Insurance Insight: Financing your retirement years

Published 12:00 am Monday, September 30, 2002


One recent survey of those approaching retirement age, 51-61 years, reported that 30 percent in the survey group had personally saved less than $10,000 for retirement.

While many Americans are feeling more concern about depending on Social Security for retirement income, it appears they are doing little about starting their own retirement plans.

Often, the problem is not in earnings, but in spending too much. We buy more than we need in vehicles, houses, and “stuff.”

When the paycheck is gone, we often continue to spend via the convenient credit card. We are spending our retirement funds on “things” now.

Moderation is a key. It would be wise to set some funds aside today, in case you are alive tomorrow.

1. Start now. The quicker you start, the sooner compounding interest goes to work for you.
2. Save regularly. Consistent savings will accumulate. (Use payroll deduction. This helps avoid the temptation to spend).
3. Spend wisely. Do not break the budget every month. Live within your means.
4. Consider the impact of inflation. You need some type of interest or earnings return to offset inflation’s attack on your nest egg. There are “safe” places to put your money that provide interest income. Look around. Become informed.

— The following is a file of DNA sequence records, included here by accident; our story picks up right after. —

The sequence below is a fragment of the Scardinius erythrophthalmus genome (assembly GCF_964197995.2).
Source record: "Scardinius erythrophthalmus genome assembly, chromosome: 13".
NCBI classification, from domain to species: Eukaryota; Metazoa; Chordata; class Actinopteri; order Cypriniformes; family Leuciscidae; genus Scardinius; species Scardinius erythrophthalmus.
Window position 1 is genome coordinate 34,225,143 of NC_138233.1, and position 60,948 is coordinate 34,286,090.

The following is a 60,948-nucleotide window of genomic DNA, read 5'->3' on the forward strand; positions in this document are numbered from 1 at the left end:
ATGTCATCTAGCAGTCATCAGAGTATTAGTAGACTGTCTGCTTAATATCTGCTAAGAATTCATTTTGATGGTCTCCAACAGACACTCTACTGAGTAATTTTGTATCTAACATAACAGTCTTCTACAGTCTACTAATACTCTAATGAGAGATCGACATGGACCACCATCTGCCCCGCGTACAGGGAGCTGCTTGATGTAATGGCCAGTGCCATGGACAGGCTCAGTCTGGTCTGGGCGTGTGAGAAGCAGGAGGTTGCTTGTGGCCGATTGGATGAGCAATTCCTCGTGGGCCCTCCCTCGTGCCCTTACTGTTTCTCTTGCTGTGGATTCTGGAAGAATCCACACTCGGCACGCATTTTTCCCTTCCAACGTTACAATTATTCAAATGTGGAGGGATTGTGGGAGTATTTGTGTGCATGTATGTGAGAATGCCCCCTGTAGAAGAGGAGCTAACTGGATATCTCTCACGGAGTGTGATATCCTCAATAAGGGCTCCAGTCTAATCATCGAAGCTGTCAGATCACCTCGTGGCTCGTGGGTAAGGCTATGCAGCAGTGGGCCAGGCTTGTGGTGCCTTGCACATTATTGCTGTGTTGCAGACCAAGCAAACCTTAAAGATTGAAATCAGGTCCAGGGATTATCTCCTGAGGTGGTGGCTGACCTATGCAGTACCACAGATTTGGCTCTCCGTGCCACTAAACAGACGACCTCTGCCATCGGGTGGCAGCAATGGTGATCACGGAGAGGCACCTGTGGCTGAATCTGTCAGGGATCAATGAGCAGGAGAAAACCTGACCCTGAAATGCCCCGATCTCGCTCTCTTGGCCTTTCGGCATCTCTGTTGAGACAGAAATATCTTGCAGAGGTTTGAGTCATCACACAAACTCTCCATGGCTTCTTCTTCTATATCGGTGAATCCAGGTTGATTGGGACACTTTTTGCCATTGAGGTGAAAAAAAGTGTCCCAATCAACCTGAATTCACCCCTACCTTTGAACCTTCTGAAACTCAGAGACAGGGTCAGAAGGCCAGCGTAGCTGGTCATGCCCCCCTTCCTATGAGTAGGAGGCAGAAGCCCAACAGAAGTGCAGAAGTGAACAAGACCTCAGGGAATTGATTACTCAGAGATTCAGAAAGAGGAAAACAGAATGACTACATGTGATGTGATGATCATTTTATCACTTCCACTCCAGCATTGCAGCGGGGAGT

5. Do not rely on Social Security to cover your retirement needs. Assuming the system continues, it will likely not provide the income level you want or need in retirement.
6. Diversify. Depending on your situation, consider various avenues – IRAs, 401K’s, bonds, credit union and bank savings, money market accounts, CDs, mutual funds, and stocks can all be good investments or savings vehicles, and there are other options. Talk to a financial adviser about what is best for you.
7. Look at life insurance. This protection guarantees funds for survivors. Types of life insurance may also build cash values for other uses during your retirement years. Life insurance can provide important funds for final costs and support for survivors rather than depleting life savings when a death occurs.

It is very possible you will live 20 years or more beyond retirement. Do not forget to think about, and plan for, your future too.

JAMES WAGNER JR. is a State Farm insurance agent with an office in LaPlace.